[Insert tasteful title here. Nothing about Mr. Noodle or Tickle me Elmo]

 

Kevin Clash, Elmo’s Muppeteer, has been accused of having sex with an underage boy, and as a feminist and a parent, I’m having trouble processing this information. According to the story, a young man came forward saying that he had a sexual relationship with Mr. Clash when he was 16 and Mr. Clash was 45. Mr. Clash denies that the relationship occurred when the accuser was underage.

The other day I was watching Scandal, one of my guilty pleasures, and I was really angry when they went with the old trope of (spoiler alert) false accusation of rape. I also recently read with great interest the comments on feministe.com about rape culture essentially making the victim prove her rape and people’s willingness to just believe that she lied. So it pissed me off that the television show was resorting to such a damaging fiction.

What does this have to do with Elmo? Of course I don’t want to believe something horrible about Elmo or Kevin Clash. The documentary Being Elmo told the story of his life, and it was just so heartwarming about following your dream and bringing happiness to children. And as I look at the news story now, I’m wondering if I’m just engaging in rape apologism. I don’t want to dismiss this as saying the accuser is lying because he went to Mr. Clash’s employer and not the police (at least, the article does not say that he went to the police and there are many reasons why rape victims don’t report the crimes) or by saying he just changed his mind later and wants to get money. But even if the accusations are true, I’m not outraged.

I don’t know the jurisdiction in which it occurred, but in Maryland (one of the places I’m licensed and where Mr. Clash is from), the age of consent is 16, which would have made it legal. Of course, that doesn’t mean it’s not gross. Also, this could have happened in a place where the age of consent is 17 (like Texas). Which leaves me still not outraged. I see it as the difference between malum prohibitum and malum in se. Here’s a refresher on that:

This is the stupidest question in the world.

I’m looking at the story and thinking, ok let’s say it was illegal. Should Mr. Clash be prosecuted? Yes (if there is sufficient evidence to charge him with a crime). Does this make him a horrible person? I don’t think so. At least, not this alone (if there is evidence of coercion or force, I reserve the right to revise this). If it did, if he were horrible for having sex with a person who could not legally give his consent (but who attempted to give it anyway), then we would be forced to consider him a horrible person if he did it in a place like Texas but not if he did it in a place like Maryland. Which just doesn’t make sense.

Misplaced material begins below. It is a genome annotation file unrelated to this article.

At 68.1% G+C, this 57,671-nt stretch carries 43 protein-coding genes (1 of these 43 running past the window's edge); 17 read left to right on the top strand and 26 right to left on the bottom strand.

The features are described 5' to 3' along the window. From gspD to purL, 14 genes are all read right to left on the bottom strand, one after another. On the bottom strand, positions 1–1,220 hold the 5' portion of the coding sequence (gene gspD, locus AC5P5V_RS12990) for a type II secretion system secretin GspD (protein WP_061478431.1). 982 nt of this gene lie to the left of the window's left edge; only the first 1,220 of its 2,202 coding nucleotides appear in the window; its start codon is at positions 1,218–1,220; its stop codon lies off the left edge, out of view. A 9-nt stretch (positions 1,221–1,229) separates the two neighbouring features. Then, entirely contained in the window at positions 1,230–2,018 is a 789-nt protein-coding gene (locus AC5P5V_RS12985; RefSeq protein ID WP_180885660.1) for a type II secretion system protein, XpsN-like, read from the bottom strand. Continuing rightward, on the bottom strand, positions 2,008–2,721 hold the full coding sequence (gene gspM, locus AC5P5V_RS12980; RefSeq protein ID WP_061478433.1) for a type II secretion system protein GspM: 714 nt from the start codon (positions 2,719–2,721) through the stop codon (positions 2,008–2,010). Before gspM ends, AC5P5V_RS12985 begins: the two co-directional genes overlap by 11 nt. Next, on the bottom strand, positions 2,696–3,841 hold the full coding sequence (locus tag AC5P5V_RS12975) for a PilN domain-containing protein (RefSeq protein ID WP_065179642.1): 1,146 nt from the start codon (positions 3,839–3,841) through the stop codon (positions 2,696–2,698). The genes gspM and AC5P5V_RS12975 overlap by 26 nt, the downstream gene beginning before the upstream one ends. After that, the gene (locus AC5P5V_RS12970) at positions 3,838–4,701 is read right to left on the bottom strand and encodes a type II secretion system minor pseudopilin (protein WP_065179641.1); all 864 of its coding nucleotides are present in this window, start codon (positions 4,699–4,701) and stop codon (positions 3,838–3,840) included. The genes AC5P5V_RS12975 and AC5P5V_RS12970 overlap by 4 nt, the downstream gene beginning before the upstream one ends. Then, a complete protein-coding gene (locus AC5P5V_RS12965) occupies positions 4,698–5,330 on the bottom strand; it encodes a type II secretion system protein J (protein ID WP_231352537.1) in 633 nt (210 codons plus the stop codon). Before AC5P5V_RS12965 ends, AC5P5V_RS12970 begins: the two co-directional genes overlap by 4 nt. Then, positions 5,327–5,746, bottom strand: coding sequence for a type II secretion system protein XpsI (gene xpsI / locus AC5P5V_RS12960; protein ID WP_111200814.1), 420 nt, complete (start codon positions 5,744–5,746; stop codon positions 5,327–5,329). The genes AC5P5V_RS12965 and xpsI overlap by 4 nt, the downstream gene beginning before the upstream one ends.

Grossness, however, knows no state borders. A relationship between a 16-year-old or an 18-year-old and a 45-year-old, though legal, squicks me a little. So I’m not outraged, I’m just sad. Am I engaging in rape apologism?

Edit: Maybe it doesn’t matter now. The accuser has recanted.

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About emmawolf

I'm a freelance writer living in Baltimore with my husband, son, and two cats. I'm working on editing my first novel. I love reading, traveling, and the cello.
This entry was posted in Feminist issues and tagged , , , , , , . Bookmark the permalink.

4 Responses to [Insert tasteful title here. Nothing about Mr. Noodle or Tickle me Elmo]

  1. elisabetvs04 says:

    I have to say, I’m having a hard time with this same subject. I absolutely adored Kevin after seeing the documentary on his life and career. When I heard this story I automatically didn’t want to believe it because I wanted to trust my initial judgement that this was a wonderful human being. I didn’t want to feel like I was duped by a movie into thinking I knew a person’s character. But the truth is, I was duped regardless of whether he did it or not. I completely forgot the human factor and that Kevin, like all of us, has made mistakes and done things he regrets (hopefully!). I hope there was nothing done in malice but you’re correct in that the ewww factor is definitely still there.

    • emmawolf says:

      “But the truth is, I was duped regardless of whether he did it or not. I completely forgot the human factor and that Kevin, like all of us, has made mistakes and done things he regrets (hopefully!)”

      Well said. And I hope that we can put it all behind us if things turn out to be false (statutory rape claim). But is it wrong to hope that even if they turn out to be true?

      • elisabetvs04 says:

        No, I don’t think so and I think that’s where I am. I hope this one discretion doesn’t discount him as a person and the wonderful things he has done. But then I guess we would have to use that logic for everyone, as well. That the sum of the person is greater than the act.

  2. Pingback: Twilight Apology « emma wolf

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